There is a smidgen of hope, however. Sources indicate that some of the musicians haven't given up their apartments yet.
A bang, not a whimper Turning from editorial hugs to banana slugs, the first annual Santa Cruz Lo-Fi Indie Music Festival, i.e., the Big Bang, begins on Thursday. For 10 straight days, our neighbor to the south will host three bands each night. The idea, organizer Oliver Brown says, is to showcase Santa Cruz artists, as well as take the usual festival notion of too many bands, too little time and spread it out over a week and a half. Many of the shows take place in unique venues like cafes, stores, and community centers.
"People came out of the woodwork to offer space," Brown says. "I don't even know how they heard about it."
San Francisco bands like the Aislers Set and Deerhoof will perform, as well as the granddaddy of lo-fi, K Records chieftain Calvin Johnson. Brown recommends the following: Lady Fingers & Laura Limes, two art students who practice an experimental form of hip hop using a Mattel Hot Licks plastic guitar and referencing Devo and Yoko Ono; the Four-Eyes, a bespectacled three-piece garage band whose members sing about giving bullies computer viruses and carrying around Dungeons & Dragons sets just in case; and Sin in Space, a college student's wet dream that, according to Brown, sounds like "the Pixies meet Radiohead meet the Cure."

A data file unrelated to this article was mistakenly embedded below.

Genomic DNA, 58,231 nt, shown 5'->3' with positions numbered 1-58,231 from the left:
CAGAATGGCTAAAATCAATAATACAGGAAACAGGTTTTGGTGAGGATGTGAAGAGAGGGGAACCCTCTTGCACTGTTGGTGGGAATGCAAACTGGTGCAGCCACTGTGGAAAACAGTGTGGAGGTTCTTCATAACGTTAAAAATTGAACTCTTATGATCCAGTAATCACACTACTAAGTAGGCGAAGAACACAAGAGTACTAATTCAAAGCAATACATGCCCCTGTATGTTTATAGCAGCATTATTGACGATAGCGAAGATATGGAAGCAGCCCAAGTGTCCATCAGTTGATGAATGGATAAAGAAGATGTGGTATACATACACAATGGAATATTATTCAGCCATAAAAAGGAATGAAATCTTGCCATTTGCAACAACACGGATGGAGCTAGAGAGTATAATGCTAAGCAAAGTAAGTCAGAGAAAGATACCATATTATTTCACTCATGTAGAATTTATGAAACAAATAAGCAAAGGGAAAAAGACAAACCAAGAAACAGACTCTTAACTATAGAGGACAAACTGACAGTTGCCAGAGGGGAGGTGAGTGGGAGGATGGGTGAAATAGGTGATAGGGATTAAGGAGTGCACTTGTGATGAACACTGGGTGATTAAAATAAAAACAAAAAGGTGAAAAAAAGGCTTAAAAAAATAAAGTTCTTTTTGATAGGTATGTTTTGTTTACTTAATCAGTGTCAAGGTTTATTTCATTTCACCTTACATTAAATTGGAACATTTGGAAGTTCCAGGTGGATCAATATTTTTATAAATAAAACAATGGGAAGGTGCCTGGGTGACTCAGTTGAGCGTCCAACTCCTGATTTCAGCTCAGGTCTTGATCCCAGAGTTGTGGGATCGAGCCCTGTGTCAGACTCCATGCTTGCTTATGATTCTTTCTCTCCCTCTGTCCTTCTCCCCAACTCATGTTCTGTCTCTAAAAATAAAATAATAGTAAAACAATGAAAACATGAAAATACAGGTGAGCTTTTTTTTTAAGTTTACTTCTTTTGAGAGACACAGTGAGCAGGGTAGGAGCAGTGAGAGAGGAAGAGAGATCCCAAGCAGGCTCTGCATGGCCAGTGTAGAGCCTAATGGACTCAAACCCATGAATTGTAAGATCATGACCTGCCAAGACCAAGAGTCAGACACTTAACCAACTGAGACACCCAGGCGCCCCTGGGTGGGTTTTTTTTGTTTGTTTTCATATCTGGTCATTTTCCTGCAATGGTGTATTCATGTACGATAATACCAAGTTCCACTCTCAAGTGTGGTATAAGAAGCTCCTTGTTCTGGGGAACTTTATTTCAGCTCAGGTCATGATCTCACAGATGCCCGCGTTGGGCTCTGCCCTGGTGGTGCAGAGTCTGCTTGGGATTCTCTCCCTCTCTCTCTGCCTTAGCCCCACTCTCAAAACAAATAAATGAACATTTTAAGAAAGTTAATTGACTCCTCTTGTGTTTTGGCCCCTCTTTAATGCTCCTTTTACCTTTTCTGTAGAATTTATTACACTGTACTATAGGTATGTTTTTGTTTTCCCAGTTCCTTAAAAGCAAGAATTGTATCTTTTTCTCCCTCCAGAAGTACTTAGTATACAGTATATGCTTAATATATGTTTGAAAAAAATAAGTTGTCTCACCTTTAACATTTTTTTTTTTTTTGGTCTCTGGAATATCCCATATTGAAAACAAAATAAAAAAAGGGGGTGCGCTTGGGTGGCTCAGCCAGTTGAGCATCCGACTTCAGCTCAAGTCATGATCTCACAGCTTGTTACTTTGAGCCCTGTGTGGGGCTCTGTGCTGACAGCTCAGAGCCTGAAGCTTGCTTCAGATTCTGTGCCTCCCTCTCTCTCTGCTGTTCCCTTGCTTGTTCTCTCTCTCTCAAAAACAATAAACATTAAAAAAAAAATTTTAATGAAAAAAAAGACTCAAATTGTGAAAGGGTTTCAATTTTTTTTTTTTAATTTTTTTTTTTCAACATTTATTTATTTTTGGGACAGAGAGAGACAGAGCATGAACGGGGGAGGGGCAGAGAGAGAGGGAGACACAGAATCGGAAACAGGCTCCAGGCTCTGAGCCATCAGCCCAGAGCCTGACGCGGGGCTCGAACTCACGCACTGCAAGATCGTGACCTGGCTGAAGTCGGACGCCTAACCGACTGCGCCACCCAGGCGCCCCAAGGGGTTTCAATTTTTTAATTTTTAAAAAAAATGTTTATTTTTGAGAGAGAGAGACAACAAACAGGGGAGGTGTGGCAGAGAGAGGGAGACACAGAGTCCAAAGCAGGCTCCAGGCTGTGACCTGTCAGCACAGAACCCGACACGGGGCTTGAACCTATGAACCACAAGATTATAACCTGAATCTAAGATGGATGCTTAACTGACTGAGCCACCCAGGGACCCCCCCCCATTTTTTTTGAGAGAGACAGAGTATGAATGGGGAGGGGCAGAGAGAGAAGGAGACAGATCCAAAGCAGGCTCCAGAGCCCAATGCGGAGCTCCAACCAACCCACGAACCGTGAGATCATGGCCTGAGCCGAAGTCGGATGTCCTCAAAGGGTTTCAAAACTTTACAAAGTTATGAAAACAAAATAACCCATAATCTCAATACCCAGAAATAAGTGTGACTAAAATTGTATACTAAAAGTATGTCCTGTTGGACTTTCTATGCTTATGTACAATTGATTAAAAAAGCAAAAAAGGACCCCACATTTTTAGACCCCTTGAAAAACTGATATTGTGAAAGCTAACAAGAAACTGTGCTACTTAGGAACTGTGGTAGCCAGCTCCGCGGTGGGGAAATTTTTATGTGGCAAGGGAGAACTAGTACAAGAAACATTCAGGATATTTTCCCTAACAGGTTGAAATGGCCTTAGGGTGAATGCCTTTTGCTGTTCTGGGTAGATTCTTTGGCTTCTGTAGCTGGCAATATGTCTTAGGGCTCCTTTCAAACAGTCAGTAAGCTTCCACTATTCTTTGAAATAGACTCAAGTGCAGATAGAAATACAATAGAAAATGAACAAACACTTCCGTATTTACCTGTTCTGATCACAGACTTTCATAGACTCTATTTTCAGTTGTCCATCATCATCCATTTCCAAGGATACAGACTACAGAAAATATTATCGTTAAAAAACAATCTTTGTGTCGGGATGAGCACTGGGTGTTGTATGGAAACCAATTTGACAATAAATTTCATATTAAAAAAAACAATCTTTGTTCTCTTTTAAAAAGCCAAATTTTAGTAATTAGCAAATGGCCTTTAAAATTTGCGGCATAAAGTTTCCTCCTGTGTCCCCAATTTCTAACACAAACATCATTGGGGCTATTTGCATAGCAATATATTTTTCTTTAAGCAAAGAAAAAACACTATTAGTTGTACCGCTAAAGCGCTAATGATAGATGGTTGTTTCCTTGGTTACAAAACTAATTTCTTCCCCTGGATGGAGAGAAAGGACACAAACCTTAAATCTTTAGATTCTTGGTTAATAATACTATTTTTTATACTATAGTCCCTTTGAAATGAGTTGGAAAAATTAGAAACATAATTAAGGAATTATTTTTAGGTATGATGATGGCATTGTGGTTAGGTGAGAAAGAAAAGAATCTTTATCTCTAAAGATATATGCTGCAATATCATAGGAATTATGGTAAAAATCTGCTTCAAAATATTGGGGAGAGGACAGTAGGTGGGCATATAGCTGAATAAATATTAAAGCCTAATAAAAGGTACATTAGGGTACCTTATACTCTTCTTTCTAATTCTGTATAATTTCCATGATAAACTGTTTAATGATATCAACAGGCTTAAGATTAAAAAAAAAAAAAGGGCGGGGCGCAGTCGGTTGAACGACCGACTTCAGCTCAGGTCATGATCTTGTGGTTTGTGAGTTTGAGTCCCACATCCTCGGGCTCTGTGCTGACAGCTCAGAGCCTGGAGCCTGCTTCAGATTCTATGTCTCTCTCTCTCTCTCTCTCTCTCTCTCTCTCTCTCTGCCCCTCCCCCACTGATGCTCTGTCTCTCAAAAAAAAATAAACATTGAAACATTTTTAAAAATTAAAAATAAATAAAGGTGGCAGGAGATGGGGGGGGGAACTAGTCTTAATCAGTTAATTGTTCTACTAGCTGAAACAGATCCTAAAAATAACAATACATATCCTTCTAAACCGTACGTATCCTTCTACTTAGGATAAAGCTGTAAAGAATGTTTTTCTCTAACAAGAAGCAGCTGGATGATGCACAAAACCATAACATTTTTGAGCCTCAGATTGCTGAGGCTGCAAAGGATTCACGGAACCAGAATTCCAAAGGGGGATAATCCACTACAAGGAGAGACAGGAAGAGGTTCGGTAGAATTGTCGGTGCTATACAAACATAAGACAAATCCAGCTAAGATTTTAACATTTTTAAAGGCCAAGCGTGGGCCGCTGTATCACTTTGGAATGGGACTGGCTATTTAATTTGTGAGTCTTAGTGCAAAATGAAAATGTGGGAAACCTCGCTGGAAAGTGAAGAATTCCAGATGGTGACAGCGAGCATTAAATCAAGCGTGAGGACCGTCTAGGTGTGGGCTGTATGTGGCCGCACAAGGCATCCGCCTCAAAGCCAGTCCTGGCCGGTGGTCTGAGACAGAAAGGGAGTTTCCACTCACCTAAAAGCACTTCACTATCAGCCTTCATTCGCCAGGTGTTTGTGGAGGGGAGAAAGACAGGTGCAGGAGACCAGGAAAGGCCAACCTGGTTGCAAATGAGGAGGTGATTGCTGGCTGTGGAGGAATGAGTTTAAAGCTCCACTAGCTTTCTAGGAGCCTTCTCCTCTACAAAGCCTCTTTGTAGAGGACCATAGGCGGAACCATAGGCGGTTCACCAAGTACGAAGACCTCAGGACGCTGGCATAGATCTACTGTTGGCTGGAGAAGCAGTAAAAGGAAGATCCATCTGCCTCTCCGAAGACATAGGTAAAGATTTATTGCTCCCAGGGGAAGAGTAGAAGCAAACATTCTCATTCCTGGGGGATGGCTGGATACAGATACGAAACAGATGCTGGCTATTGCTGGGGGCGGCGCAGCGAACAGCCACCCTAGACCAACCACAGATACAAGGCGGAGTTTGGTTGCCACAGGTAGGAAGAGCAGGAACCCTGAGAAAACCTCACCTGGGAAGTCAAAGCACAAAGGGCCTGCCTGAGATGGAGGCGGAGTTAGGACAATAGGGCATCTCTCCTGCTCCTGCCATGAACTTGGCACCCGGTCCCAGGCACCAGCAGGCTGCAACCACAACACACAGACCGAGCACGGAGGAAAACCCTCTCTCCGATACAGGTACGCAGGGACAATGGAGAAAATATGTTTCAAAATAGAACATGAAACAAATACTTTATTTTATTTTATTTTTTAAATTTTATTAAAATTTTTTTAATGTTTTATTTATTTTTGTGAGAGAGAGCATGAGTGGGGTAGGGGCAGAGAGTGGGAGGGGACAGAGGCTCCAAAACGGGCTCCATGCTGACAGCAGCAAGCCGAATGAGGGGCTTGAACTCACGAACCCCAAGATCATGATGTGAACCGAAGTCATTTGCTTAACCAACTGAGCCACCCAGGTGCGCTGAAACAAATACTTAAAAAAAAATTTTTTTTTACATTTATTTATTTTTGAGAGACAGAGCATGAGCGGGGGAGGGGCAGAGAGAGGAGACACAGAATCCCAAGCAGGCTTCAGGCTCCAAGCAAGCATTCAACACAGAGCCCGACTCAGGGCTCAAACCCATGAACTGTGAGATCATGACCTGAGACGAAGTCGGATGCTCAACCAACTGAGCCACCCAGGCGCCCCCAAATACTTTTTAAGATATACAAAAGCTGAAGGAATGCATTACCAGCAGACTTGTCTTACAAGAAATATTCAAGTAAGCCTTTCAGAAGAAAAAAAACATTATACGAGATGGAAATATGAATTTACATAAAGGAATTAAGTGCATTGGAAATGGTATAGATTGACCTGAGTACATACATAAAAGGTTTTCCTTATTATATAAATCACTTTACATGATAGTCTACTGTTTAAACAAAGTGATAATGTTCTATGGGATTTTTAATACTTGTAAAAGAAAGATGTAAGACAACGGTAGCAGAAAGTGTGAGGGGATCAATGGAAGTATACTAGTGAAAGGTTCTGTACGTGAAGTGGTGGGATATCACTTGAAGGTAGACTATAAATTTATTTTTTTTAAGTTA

"We have a really strong lo-fi scene here now," Brown says. "I've lived here six or seven years, and sometimes it's hot and sometimes it's cold. Now it's very hot."
Brown attributes the wealth of acts to the opening of a Streetlight Records. "People used to move to Seattle or Portland or Oakland," Brown says. "Now people don't have to go somewhere else after graduation."
All shows are $3 (a full festival pass is $20) and all-ages. "By all-ages, people think that means just young kids," Brown explains. "It also means 30 and above. We want to do this every year. I look forward to the day when there'll be a garage band playing with 50- and 60-year-olds in it, or a 50-year-old bass player and an 18-year-old drummer."
For more details, visit the festival Web site at www.kingturtle.com/bigbang.html.